At last, I lifted my eyes to meet his clearly amused stare.

"I'm glad that you seem to be doing so well that it appears you've been vetted and returned to active duty," I said with a tilt of my head. "When last I spoke to Angela, she said that you were still dealing with some issues that lingered from your bout with the allergic reaction to the anesthetic."

"I'm fit as a fiddle, Bones," he smiled. "Now, the question is―what have you done that's been naughty enough that you made it onto Homeland Security's watch list again?"

Frowning a bit, I nodded and said, "Nothing. Given your presence here, I assume it was a sentimental, if unnecessary bit of wrangling on your part, way to get my attention now that I'm back home given that we've both been here before―"

"Yeah," Booth said, looking down at me from where he sat a foot or two higher from where I sat in my uncomfortably upholstered chair. "We have been here before…and we haven't, in a way."

"I don't know―"

"Yes," he said, as he leaned forward, clearly invading my space. The lightheaded feeling instantly returned, even though it hadn't really disappeared all that much to begin with since he'd closed the physical distance between us. "Yes, you do," he whispered.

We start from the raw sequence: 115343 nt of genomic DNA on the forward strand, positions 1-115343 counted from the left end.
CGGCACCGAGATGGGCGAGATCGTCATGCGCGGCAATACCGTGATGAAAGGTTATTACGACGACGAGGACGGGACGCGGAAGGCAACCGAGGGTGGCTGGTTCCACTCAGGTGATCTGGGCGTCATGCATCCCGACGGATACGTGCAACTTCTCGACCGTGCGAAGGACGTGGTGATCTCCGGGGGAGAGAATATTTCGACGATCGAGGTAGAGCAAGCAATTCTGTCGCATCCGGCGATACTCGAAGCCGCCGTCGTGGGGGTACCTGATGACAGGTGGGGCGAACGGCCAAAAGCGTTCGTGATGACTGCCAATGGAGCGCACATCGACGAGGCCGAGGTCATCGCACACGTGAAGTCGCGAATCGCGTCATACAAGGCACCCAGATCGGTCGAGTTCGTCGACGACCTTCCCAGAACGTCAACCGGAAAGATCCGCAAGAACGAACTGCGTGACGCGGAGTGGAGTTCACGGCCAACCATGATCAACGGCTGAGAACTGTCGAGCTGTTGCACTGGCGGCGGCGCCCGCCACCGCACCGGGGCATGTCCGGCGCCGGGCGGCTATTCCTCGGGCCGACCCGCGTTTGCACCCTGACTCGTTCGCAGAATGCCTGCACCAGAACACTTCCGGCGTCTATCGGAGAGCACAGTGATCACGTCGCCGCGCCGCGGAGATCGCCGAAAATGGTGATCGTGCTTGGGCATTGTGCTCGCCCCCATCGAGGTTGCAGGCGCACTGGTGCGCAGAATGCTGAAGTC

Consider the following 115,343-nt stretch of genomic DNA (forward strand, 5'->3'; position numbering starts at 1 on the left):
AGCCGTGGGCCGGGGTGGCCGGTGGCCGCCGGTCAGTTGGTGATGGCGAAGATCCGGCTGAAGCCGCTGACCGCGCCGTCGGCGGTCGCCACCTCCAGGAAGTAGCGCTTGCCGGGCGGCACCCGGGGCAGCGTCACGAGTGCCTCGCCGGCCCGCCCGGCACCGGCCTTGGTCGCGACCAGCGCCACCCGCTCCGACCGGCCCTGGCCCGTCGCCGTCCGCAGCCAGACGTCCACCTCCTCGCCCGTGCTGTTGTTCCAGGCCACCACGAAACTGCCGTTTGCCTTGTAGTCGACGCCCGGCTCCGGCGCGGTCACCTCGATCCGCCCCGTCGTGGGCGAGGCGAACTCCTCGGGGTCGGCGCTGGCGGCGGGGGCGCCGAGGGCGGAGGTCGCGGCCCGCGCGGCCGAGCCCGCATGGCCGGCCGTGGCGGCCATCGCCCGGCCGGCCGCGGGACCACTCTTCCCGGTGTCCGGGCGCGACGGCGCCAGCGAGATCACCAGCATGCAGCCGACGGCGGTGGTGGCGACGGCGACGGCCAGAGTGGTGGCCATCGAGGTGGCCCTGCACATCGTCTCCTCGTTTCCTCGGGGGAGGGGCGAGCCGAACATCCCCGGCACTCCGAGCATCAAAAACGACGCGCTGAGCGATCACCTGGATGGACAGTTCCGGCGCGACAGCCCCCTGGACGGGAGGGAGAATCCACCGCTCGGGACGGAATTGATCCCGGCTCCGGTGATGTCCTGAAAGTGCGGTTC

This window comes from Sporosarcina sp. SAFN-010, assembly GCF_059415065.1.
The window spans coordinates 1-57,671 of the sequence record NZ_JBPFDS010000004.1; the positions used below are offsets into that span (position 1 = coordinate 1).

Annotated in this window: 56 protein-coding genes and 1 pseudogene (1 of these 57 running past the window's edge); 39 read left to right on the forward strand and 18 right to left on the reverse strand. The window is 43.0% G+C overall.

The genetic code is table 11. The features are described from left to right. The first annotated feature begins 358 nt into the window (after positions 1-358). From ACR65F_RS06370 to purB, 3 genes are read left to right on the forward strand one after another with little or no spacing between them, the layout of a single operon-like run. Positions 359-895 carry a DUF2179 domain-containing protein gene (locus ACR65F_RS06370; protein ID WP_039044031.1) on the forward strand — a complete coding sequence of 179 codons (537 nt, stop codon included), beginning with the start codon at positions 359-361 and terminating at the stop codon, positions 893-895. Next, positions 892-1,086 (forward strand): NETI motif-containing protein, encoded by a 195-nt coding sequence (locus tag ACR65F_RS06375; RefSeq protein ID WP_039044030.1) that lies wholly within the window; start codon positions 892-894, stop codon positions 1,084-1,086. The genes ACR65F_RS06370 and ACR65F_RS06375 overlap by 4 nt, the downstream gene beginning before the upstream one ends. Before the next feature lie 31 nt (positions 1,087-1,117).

"I―"

"Aren't you curious as to why I had them stop you?"

"No," I answered honestly. "I figured you'd tell me when you were ready."

"My, my," he said, a look of admiration coming into his eyes. "You sure have changed a bit from the pain-in-the-ass spitfire that kept spouting that 'Don't-call-me-Bones' bullshit from five years ago, haven't you?"

"Evolved, Booth," I instantly replied. "I like to think that I've merely evolved."

"Whatever, Bones―means the same thing, ya know," he shrugged his shoulders lightly. He stopped and then said, "So, you really don't have any idea what was so important that I couldn't wait until you got to the Jeffersonian in an hour or two from here that I had to go to all the trouble that it probably took for me to rig something like this up? I mean, it would take a lot of favors for a guy like me to pull of something like this, huh?"

"Not so many as one might think, I'm sure," I said, my voice lowering a bit as I saw his chocolate brown eyes staring at me intently. "After all, you do know a lot of people, and it seems as if someone always owes you a favor―a lot of someones actually―so I'm certain it wasn't that big a deal."

"Hmmm, no," he agreed after a moment. "You're right. It probably wasn't."

He stared at me, licking his thin lips. His tongue darted out from the corner of his mouth and then gently traced a quick line across his bottom lip. I couldn't help it as my heart race increased and my breathing grew a bit more shallow than I'd anticipated as he looked at me expectantly.

"What?" I asked, my question a single breath as it tumbled out of my mouth on a single deep-throated breath.

"I think―" Booth began slowly. "You should ask me why I had them stop you."

"And, why's that?" I countered.